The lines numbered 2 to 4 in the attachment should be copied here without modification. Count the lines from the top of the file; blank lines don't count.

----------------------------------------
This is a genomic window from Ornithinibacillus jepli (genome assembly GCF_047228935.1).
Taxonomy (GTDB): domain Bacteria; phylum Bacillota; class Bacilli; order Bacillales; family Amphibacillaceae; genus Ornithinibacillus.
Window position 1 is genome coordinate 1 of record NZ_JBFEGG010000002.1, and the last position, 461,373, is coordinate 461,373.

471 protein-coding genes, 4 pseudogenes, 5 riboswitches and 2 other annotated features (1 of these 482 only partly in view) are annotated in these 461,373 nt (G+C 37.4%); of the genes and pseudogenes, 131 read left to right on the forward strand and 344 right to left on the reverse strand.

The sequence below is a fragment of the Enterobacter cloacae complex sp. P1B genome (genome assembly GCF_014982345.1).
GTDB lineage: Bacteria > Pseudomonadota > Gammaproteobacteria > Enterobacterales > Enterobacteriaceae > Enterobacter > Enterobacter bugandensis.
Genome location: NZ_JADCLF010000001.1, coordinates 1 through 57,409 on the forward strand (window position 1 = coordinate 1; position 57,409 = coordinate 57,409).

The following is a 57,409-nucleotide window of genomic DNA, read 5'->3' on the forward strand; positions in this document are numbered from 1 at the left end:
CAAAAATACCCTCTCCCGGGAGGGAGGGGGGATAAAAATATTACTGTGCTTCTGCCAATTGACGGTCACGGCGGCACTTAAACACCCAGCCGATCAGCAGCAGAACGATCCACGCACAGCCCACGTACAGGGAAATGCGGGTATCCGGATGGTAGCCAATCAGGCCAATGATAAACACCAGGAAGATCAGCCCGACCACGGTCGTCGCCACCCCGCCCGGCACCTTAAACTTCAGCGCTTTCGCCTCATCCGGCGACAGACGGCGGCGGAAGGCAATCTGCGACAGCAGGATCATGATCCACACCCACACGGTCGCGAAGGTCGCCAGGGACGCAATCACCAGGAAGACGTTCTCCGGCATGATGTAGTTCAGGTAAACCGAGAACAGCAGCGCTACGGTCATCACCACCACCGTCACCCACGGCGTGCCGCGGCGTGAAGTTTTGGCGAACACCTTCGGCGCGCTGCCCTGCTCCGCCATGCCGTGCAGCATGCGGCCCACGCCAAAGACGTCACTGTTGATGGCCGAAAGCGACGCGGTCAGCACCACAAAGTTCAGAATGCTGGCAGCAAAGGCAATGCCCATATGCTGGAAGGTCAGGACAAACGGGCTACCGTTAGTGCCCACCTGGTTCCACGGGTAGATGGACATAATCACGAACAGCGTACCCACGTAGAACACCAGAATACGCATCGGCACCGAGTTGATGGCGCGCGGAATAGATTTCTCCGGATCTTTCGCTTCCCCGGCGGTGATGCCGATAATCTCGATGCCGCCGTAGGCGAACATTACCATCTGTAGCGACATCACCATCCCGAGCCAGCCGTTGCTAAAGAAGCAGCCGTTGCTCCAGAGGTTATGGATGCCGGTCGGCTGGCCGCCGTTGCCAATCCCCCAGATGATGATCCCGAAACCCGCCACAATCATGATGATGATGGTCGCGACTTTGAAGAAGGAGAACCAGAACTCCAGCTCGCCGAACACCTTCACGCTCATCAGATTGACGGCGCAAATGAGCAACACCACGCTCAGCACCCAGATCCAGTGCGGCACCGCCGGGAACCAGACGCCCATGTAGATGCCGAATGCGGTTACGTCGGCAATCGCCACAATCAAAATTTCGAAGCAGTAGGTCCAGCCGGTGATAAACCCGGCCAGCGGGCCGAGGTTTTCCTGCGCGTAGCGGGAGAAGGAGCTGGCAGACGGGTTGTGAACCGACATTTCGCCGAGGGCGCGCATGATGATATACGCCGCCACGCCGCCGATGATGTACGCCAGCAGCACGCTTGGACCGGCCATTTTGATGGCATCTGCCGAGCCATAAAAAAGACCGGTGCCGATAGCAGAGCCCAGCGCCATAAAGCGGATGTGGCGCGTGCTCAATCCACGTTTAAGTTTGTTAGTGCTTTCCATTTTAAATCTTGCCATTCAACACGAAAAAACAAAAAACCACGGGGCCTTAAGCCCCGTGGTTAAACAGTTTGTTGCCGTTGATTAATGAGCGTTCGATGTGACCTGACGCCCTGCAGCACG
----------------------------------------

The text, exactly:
Taxonomy (GTDB): domain Bacteria; phylum Bacillota; class Bacilli; order Bacillales; family Amphibacillaceae; genus Ornithinibacillus.
Window position 1 is genome coordinate 1 of record NZ_JBFEGG010000002.1, and the last position, 461,373, is coordinate 461,373.

471 protein-coding genes, 4 pseudogenes, 5 riboswitches and 2 other annotated features (1 of these 482 only partly in view) are annotated in these 461,373 nt (G+C 37.4%); of the genes and pseudogenes, 131 read left to right on the forward strand and 344 right to left on the reverse strand.